Dennis: Well, as stated above, we allow ourselves to be slaves and we continue to accept this world. It is fairly easy to see that we have different needs and desires than those that are being projected on us. Well, in all honesty, we do buy in on a lot of the desires that we are supposed to have. But, that being said, there is still only a small percentage of the people that live in this world that does benefit from it.
Many people think music has the power to change the world, but you don't. Tell us about that.
Karl: It's a nice, romantic notion that picking up a guitar will change the world, but if you wanna do that, you should probably go into science instead. Picking up a guitar will get you girls, though.
Dennis: I think that music has the ability to change small worlds, like our own. Me and Karl would not be answering this interview if it were not for some random political punk band that caught our attention years and years ago. However, if music at one time had any real power, it is long gone - but for me it is still more fun than trying to be a politician or something equally meaningless. At least when we play in a band we can say exactly what we think and we can exaggerate and make shit up, then get a raise or reaction out of people and that will always be more fun than to constantly compromise and fight for a position. Plus, we don't really know how to do anything else!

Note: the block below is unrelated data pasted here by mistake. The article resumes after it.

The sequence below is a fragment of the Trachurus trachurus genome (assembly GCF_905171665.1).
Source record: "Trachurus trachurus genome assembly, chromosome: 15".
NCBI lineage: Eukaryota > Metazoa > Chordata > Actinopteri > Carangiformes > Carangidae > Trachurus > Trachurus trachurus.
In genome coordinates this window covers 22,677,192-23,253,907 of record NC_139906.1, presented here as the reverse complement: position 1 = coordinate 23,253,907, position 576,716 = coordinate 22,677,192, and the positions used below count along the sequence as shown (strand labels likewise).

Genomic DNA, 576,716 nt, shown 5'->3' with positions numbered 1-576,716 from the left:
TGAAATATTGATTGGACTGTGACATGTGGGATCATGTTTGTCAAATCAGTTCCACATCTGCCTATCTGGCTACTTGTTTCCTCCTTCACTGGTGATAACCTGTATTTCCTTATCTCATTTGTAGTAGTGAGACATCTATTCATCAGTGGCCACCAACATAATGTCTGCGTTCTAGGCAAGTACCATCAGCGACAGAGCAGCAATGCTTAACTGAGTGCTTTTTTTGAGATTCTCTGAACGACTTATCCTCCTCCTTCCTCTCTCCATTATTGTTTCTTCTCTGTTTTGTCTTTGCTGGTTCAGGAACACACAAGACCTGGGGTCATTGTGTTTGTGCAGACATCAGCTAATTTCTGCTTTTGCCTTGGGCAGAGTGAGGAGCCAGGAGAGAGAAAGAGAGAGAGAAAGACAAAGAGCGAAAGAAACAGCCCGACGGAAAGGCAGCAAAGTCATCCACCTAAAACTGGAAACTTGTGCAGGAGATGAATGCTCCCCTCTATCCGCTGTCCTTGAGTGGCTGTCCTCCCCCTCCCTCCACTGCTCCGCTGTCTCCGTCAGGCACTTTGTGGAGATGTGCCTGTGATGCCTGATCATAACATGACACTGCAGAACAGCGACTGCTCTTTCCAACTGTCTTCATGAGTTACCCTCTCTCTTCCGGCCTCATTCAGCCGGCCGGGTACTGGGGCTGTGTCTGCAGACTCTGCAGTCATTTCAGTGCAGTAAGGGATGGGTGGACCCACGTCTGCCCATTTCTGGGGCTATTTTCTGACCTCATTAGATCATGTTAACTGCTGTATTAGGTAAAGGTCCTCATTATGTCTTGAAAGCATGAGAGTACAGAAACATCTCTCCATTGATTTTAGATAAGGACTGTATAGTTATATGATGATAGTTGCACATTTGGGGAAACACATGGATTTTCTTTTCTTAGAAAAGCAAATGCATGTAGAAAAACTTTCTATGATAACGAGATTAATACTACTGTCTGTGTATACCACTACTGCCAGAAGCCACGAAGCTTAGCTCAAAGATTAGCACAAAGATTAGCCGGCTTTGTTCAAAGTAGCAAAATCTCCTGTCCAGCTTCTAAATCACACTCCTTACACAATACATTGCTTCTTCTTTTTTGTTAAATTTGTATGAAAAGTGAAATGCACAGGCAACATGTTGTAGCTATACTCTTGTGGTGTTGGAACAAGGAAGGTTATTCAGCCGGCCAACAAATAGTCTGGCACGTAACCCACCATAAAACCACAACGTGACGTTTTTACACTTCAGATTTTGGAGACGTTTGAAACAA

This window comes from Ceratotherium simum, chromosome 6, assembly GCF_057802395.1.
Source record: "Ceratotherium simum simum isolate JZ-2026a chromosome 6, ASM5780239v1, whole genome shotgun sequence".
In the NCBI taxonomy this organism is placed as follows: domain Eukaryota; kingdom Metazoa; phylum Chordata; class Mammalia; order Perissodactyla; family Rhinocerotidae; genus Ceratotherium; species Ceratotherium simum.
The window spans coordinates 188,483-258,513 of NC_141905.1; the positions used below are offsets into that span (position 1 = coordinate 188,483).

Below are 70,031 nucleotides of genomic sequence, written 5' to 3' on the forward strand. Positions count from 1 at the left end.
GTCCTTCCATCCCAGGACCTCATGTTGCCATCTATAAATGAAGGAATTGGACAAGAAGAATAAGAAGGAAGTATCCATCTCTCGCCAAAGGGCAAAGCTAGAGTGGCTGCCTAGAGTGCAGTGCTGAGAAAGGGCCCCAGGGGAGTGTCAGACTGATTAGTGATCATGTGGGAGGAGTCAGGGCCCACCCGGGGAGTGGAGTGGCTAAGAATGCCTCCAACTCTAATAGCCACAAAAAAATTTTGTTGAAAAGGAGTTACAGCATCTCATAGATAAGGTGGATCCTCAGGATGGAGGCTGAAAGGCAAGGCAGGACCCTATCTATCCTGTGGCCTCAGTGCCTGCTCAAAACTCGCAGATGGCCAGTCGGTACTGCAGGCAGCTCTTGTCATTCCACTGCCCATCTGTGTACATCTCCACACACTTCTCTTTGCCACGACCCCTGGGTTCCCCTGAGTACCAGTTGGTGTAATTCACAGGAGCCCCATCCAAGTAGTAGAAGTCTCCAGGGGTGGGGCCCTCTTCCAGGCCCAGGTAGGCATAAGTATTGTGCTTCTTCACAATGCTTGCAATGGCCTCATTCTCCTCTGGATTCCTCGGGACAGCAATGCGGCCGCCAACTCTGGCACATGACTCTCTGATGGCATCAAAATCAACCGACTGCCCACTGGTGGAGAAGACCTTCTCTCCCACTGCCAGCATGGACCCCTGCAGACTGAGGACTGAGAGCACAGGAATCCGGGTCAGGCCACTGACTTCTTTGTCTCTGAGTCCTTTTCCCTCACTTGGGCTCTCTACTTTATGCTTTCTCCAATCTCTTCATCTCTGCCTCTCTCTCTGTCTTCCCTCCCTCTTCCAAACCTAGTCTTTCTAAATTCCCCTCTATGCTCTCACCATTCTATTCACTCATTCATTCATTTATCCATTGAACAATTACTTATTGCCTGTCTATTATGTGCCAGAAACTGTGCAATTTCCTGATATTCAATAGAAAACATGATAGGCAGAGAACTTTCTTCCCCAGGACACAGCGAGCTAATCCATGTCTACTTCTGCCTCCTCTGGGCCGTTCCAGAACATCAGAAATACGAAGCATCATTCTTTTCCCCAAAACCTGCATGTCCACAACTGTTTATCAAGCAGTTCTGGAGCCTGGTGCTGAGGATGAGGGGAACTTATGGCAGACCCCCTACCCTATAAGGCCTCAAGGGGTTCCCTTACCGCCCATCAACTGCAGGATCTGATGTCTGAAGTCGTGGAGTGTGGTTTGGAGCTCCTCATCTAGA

What have been your thoughts and observations about Australia and its politics when you've been here? No need to be polite.
Karl: When you're jet-lagged and on tour you don't really notice that much except for the van, the venues, the audience and the hotels, but Glenn Eloranta from the booking agency told us a lot about the White Australia Policy and how Aboriginals weren't considered human until sometime in the '60s. Not the Australia that they present to the tourists, but - then again - most countries have their share of dark and hidden history. We spent most of our free time hanging out with koalas and kangaroos when we were there. Drinking beer with a wombat beats talking about politics every time.
Is there anything you'd like to add?
Karl: Thank you for your interest in our band.
Dennis: If you, by any chance, made it this far in the interview, you should check out the music that we create. It is way more interesting than us talking about Julian Assange!! Stay wild!!